Two days after my visit to Postdam and just seconds after the chronological panels, a bucket of cold water was poured on my head. I went to the roundtable session celebrating the 25th anniversary of Anthony Grafton and Lisa Jardine’s seminal essay on Gabriel Harvey’s reading of Livy. One of the most important things I learned during this fabulous meeting is that Grafton and Jardine, calling themselves “granpa and grandma of marginalia studies”, are not satisfied with the way their article was applied and imitated in further studies on early modern readers and that they ment something different than establishing a simple generative model for writing an endless series of papers on ‘X reading Y‘. While I believe every case is different and it always depends on the skills and approach of particular historian what s/he will eventually do with such kind of primary sources as marginalia, I must admit that Grafton and Jardine diagnosed an important illness (or a sin) of letting oneself believe that finding a reader and his annotations is a sufficient condition to write yet another study following the rules established by their 1990 paper. I have spent few past years with annotations, either doing research for my PhD, then moving on to other fields, and it was last December when the symptoms of this illness (or inclination towards this sin) struck me for the first time. It was then when I saw Crüger’s annotations for the first time during my visit to Gdansk: they simply triggered a feeling of finding something familiar yet new, something that you dealt with earlier and you know how to proceed with this kind of sources (or at least you believe you know) and at the same time something idiomatic and unique, which will force you to find new way of writing on this kind of sources even if you feel OK with the way you wrote your earlier studies. This feeling of familiarity can be misleading and cannot end well and it always takes great effort to overcome one’s mental and scholarly habits in order to find new approach and I think the apparent ease with which the “Studied for Action” paper can be emulated is the main fault for the entire confusion about the method and purpose of studying marginalia.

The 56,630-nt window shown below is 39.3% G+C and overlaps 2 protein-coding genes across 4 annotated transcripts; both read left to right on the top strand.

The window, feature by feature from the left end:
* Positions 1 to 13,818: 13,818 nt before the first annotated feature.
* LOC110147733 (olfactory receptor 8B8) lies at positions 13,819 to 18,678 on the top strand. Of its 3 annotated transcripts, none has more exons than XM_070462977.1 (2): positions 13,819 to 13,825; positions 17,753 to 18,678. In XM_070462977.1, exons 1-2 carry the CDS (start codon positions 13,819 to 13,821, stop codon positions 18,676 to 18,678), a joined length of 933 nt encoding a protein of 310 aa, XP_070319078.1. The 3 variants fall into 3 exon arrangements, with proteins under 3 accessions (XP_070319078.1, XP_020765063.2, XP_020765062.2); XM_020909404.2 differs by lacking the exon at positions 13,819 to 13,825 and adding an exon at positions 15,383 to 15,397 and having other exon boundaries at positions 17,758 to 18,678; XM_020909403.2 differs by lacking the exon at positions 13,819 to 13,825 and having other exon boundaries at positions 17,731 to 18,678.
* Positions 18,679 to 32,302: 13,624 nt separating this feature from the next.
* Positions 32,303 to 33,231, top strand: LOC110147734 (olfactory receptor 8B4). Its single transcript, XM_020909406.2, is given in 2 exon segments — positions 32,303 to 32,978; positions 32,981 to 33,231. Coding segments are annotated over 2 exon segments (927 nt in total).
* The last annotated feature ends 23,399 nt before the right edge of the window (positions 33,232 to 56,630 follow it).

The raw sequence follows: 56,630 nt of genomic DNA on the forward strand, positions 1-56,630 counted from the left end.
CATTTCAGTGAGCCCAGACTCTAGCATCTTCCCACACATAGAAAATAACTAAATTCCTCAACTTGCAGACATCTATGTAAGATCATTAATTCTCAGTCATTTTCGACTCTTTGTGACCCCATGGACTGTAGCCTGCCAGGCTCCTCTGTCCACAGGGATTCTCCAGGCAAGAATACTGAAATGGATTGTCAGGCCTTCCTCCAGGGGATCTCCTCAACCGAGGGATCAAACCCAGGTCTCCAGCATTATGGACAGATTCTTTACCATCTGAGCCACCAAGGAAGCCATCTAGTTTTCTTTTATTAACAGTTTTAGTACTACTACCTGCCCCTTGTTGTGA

Certainly, there are some aspects of early modern annotations that can be treated as basis for data-mining and large scale analysis based on a large corpora of libri annotati – this is mostly the purpose of a new exciting project on the “Archaeology of Reading” with Grafton and Jardine as principal co-investigators. I really look forward to the development of this enterprise and I can only imagine what kind of tools and results the project will bring over the years to come. Yet, being also an admirer of micro-narratives, I do not want to let early modern readers dissolve in the pool of hundreds and thousands of annotations. I am not sure if the authors of the paper celebrated in Berlin would agree with me that what makes the set of marginalia writing about is the fact that they allow one to go beyond the closed cycle of references between a series of books and look at the relationship between these annotations and some other kinds of evidence. It is really difficult to find such a link in some cases, sometimes it is not necessary – it depends on the kind of history you would like to write and how far your sources and your imagination can take you. And I believe that this fact gives me at least partial absolution: “my” readers were involved in public activity, both as teachers and polemicists, and even if large chunks of their annotations have a technical or theoretical character and create a coherent system of internal references between piles of books, some of them still extant, some of them perished, they can be linked to their involvement in the public sphere where they translated their professional knowledge into the more popular kind of discourse and tried to shape views of citizens without professional training in calendrical astronomy or training of any other kind.